Internet-How to Avoid Cross-cultural Minefields (1,353 words)
Transactional Challenges: While credit card companies promote their cards as being accepted globally, this
doesn't mean consumers in these countries use these credit cards as a standard form of currency. Given cultural and economic obstacles to traditional credit card purchases, be prepared to sell products using bank transfers and letters of credit. The Internet has spawned the return of COD (cash on delivery) services in many countries.
Forms and Templates: Research shows that 40 percent to 60 percent of international sales requests in the United States are refused because the user was unable to correctly enter the information to complete the transaction. When designing address or shipping templates, use the proper conventions of that country. Something as simple as making a five-digit zip code (for U.S customers) a required field on a form or template could disqualify most of the world from buying your product.
Search engine tags: Many of the visitors to your site will enter via international search engine results. Design your site such that searches in various languages will result in your site being recognized as a hit. Have your designers include meta tags that include a variety of key words translated into multiple languages that relate to a typical search your own goods or services.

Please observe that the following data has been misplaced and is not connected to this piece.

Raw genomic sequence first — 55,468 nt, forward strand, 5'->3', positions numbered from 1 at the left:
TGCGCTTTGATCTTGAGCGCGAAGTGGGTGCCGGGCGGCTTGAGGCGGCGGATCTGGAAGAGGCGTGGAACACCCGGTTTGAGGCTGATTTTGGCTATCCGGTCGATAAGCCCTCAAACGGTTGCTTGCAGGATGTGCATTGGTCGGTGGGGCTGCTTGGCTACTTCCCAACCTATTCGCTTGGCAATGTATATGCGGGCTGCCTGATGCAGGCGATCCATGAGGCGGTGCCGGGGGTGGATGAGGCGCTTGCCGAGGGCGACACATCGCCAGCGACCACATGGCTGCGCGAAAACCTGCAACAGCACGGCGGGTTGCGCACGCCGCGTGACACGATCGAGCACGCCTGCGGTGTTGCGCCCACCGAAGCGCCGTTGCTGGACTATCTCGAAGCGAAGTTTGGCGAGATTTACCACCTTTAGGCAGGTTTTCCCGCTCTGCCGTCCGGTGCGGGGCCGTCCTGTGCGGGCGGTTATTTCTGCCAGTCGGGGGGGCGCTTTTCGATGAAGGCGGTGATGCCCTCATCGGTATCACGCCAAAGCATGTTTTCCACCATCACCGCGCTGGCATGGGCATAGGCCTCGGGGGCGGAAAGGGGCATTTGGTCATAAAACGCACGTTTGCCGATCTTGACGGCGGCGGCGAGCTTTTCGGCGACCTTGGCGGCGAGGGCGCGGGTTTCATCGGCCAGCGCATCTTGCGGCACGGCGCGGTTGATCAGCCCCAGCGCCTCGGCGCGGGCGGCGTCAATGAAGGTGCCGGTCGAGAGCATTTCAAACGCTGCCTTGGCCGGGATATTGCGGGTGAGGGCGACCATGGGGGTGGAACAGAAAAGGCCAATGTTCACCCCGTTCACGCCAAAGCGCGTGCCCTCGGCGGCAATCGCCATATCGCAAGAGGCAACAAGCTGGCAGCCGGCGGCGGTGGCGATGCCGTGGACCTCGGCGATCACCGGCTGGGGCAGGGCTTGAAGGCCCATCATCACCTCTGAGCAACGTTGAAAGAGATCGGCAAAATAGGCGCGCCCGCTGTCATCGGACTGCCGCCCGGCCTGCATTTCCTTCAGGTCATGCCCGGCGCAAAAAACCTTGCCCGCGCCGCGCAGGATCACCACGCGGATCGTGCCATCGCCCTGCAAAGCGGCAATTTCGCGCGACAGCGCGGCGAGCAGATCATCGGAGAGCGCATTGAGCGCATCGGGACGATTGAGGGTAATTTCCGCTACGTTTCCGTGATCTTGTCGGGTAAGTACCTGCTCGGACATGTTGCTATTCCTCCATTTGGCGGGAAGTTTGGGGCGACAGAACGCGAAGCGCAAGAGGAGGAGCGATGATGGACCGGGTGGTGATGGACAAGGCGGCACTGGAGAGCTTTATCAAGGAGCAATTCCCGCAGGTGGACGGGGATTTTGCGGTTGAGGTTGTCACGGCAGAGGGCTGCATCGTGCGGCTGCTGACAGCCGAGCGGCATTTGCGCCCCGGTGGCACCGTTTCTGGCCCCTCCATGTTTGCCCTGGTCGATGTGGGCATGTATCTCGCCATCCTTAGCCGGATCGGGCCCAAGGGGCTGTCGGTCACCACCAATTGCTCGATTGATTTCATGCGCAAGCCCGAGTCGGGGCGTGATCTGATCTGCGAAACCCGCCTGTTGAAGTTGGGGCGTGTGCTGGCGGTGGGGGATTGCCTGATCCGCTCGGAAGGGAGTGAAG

Center of Gravity: Some of the fiercest battles in history have been waged between the headquarters office and the local subsidiaries on advertising and marketing control issues. Developing a globally branded Web site sensitive to the nuances of local culture that also has a direct, local e-commerce accountability factor will raise the political stakes even higher. Expanding your e-commerce strategy to accommodate international transactions creates enormous revenue opportunities. The Internet truly is a one-to-one interactive medium, and in-country competition is growing by the second, making the window for establishing the global relationship based on first impressions very narrow. Only those who are able to balance global brand equity with cross-cultural sensitivity can expect to reap the rewards of this revolution.